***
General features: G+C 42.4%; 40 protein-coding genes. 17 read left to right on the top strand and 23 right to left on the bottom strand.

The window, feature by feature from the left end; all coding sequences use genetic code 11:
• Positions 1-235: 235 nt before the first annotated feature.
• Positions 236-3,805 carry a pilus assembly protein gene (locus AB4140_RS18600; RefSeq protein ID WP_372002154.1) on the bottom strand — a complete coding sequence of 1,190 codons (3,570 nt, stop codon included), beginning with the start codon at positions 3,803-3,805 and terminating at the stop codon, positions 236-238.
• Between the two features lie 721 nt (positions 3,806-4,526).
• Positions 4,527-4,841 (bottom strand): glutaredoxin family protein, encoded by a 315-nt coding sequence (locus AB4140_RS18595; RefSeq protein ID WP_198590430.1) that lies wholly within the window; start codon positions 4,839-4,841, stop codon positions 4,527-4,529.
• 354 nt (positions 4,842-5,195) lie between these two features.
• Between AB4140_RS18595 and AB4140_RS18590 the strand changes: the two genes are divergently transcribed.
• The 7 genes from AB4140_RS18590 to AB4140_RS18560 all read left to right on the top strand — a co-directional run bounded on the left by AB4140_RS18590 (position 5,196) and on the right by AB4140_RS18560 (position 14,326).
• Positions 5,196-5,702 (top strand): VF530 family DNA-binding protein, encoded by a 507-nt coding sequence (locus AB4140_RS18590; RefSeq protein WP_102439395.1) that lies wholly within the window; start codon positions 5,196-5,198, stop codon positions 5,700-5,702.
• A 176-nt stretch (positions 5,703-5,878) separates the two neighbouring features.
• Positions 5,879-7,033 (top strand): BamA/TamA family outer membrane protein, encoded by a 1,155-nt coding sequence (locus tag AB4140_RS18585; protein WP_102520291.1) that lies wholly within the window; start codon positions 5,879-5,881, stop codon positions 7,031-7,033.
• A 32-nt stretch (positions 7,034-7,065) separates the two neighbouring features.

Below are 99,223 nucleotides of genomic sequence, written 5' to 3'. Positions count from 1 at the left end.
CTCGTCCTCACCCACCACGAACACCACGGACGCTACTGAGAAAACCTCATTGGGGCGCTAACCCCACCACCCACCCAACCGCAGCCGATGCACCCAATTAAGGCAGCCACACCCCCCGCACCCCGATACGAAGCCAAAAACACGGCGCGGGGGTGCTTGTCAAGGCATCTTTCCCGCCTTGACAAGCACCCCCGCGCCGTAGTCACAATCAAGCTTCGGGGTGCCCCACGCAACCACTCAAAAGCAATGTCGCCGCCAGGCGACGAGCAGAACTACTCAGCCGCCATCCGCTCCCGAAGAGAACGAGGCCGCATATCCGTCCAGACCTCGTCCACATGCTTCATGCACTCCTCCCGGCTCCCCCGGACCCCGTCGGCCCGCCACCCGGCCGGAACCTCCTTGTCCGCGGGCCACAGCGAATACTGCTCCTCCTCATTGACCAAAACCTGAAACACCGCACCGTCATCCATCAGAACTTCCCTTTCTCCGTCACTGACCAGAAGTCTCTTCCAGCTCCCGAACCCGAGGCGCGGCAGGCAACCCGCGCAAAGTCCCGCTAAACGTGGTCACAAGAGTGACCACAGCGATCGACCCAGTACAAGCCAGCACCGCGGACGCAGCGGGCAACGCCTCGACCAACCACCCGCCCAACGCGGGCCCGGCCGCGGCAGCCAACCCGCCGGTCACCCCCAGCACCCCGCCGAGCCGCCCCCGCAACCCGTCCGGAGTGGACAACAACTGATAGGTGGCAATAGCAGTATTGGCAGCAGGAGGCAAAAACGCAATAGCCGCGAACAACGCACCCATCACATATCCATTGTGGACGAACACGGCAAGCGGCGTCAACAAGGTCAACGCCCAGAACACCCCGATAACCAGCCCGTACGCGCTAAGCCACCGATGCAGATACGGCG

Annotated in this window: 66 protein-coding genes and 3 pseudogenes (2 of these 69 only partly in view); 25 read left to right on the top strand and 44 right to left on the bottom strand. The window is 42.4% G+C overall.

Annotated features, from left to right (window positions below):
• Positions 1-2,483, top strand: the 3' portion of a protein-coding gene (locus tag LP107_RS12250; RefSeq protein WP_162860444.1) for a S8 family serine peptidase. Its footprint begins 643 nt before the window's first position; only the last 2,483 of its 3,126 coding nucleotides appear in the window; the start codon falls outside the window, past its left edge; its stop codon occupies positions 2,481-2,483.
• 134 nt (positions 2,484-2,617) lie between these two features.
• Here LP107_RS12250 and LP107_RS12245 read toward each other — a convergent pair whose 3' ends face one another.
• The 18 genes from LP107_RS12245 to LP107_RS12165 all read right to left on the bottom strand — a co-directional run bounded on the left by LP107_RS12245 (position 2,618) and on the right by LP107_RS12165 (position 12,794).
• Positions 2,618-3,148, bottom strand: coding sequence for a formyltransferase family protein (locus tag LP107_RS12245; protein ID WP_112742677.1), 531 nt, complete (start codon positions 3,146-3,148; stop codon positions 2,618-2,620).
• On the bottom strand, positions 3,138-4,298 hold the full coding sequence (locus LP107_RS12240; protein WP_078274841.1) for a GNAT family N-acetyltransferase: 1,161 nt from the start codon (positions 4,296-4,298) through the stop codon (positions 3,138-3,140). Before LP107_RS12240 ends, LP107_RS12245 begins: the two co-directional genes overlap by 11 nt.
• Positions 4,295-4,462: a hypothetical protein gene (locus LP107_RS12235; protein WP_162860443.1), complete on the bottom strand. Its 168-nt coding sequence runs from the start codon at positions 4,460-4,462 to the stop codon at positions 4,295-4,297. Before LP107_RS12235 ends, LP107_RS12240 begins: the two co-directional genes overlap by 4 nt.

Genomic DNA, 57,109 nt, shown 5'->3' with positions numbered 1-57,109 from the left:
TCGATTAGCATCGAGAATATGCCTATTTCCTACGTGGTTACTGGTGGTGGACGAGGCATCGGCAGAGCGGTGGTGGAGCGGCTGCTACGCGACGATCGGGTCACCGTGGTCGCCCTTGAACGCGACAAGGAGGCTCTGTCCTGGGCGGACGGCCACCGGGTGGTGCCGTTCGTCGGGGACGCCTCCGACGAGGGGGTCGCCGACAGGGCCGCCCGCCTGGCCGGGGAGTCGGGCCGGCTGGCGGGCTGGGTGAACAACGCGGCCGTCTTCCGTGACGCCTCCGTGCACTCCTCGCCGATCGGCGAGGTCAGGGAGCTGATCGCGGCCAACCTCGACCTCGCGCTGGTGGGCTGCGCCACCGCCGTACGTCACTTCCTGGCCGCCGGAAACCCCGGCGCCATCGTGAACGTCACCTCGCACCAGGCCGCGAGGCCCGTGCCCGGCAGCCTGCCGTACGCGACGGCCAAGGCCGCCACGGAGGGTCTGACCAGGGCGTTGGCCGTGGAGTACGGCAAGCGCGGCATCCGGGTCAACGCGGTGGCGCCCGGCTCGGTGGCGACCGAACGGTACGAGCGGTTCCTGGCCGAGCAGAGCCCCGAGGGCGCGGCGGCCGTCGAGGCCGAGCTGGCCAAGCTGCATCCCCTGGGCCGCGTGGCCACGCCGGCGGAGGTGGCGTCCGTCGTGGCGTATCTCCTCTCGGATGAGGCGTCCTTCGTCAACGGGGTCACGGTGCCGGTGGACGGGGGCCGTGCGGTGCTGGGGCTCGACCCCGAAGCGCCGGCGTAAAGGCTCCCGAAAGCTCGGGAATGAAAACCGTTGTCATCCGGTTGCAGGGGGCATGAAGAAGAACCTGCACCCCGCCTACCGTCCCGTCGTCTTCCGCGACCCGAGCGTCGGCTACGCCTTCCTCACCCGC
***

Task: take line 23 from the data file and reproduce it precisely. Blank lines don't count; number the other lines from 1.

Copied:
• On the bottom strand, positions 3,138-4,298 hold the full coding sequence (locus LP107_RS12240; protein WP_078274841.1) for a GNAT family N-acetyltransferase: 1,161 nt from the start codon (positions 4,296-4,298) through the stop codon (positions 3,138-3,140). Before LP107_RS12240 ends, LP107_RS12245 begins: the two co-directional genes overlap by 11 nt.